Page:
“I remember one articulate, charismatic patient who developed severe veno-occlusive disease,” says Ford. “He died a horrible death on a ventilator, with massive ascites and this bizarre orange color. We didn’t know that preexisting liver disease was a risk factor.”
Evolving Treatments and Patient Populations
Both Tierney and Ford acknowledge tremendous improvements with the development of newer antiemetics, antibiotics, antifungals, and antivirals.
“When I started, we administered high-dose cyclophosphamide at night, using secobarbital for nausea because there really wasn’t anything else. We just hoped the patients would sleep through it,” Tierney remembers.
“We were still learning what worked and what didn’t,” Ford points out. “We’d tried a new transparent dressing for Hickman catheters only to discover that a 1000 Rads of single-dose of radiation would cause patients’ skin to peel off when we changed the dressings.”
One of the most significant improvements has been in the detection and treatment of infection. “In the early years, we lost so many patients to infections,” Ford says.
But now, Tierney explains, “we can detect CMV viremia early and initiate therapy (therapy that didn’t exist until the mid-1990s) before the disease develops.”
In addition to increased knowledge and decreased toxicities, the patients themselves have changed. “When I started,” Ford says, “30 was the cut-off age for older transplant patients. Then it was 50. Now there doesn’t seem to be a limit!”
But with the age increase comes new challenges. “Older patients are likely to have other comorbid medical conditions and are at higher risk of physical decompensation after an infection or graft-versus-host disease,” Tierney says.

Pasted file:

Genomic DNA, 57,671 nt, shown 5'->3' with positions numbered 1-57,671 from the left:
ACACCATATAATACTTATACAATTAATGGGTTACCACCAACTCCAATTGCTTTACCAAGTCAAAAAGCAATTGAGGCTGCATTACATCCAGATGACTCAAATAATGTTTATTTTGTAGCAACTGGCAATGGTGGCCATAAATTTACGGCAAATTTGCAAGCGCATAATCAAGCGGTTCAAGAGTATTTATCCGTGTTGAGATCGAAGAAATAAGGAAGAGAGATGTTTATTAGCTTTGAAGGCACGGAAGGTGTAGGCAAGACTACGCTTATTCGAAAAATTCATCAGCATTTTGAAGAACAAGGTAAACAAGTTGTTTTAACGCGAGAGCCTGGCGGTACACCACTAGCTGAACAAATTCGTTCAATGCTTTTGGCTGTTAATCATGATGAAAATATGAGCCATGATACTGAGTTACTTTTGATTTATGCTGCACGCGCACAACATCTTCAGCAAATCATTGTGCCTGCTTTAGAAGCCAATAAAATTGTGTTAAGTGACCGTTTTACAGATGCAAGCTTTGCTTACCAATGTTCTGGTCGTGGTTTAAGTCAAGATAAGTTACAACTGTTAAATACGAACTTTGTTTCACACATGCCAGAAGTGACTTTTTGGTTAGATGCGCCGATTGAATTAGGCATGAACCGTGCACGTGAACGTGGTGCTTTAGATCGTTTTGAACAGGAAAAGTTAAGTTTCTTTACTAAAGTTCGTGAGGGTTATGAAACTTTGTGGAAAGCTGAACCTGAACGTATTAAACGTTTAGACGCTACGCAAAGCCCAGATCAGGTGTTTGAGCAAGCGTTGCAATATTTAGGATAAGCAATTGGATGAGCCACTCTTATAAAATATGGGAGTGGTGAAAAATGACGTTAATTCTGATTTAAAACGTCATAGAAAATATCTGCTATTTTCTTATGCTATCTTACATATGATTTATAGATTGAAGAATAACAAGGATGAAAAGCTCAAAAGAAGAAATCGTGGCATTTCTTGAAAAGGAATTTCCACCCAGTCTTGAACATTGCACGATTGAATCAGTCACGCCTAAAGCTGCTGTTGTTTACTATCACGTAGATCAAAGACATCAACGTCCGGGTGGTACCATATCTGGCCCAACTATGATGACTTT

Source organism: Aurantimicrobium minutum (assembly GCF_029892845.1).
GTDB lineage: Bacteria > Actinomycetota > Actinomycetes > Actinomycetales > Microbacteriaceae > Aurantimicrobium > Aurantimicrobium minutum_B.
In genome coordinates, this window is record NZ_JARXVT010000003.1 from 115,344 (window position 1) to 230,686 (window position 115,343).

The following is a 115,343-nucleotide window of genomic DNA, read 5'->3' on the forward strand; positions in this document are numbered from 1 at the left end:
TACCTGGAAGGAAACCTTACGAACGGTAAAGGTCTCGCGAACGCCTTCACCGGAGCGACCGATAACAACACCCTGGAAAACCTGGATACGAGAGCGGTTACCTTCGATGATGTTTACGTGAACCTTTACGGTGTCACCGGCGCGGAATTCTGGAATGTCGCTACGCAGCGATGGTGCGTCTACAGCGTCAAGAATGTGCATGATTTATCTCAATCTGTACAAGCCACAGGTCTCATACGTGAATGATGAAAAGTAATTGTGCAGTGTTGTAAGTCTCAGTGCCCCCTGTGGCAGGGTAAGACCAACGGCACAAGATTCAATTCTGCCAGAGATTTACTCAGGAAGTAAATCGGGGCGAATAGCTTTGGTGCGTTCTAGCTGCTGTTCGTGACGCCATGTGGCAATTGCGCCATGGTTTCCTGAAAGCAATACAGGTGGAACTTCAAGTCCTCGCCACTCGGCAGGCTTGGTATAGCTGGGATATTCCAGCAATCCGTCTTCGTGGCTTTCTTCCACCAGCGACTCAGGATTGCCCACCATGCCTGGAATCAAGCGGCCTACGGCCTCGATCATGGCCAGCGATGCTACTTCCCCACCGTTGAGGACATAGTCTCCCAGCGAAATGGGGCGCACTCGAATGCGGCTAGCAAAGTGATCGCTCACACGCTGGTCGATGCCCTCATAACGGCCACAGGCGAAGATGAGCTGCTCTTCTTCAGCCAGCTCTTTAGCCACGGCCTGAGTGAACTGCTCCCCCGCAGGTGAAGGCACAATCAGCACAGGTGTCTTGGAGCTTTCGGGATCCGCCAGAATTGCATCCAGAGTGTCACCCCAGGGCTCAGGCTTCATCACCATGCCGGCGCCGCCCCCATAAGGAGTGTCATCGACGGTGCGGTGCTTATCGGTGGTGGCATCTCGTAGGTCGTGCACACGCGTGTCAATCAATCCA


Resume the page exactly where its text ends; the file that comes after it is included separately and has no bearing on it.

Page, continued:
The Future of BMT
Tierney is the first to admit that we can’t predict the future. As a new BMT nurse, one night she called the resident about a patient with a fever and severe mucositis. “I was discouraged by the patient’s suffering and my inability to provide relief and told the oncology resident that BMT was just too toxic and it would fade away as a treatment. He said he believed it would become less toxic and we would get better at it. So we made a dinner wager. Twenty years later, I met up with that former resident and admitted he was right; BMT had gotten safer. Needless to say, I paid my wager.”
On the other hand, Ford hopes that one day Tierney’s prediction will come true. “Like BMT pioneer and Nobel Laureate Dr. Donnall Thomas, I am hoping that BMT will become obsolete.”
If that doesn’t happen, both nurses have faith that new treatments will someday make BMT a little easier for patients. “I am hoping that targeted therapies will replace the toxicity of high-dose chemotherapy and radiation,” Ford says.
Likewise, Tierney hopes for “sophisticated graft engineering to provide powerful anticancer therapy without the need for high doses of radiation and chemotherapy.”
Without a doubt, BMT continues to evolve. As Tierney explains, “I have served as witness to the tremendous advances in both BMT medicine and nursing. I did not anticipate at the beginning of my career how richly rewarding it would be to remain within this specialty and watch progress unfold. As that resident told me many years ago, science has made BMT safer and more effective. While we have not solved every puzzle, we have certainly come a long way.”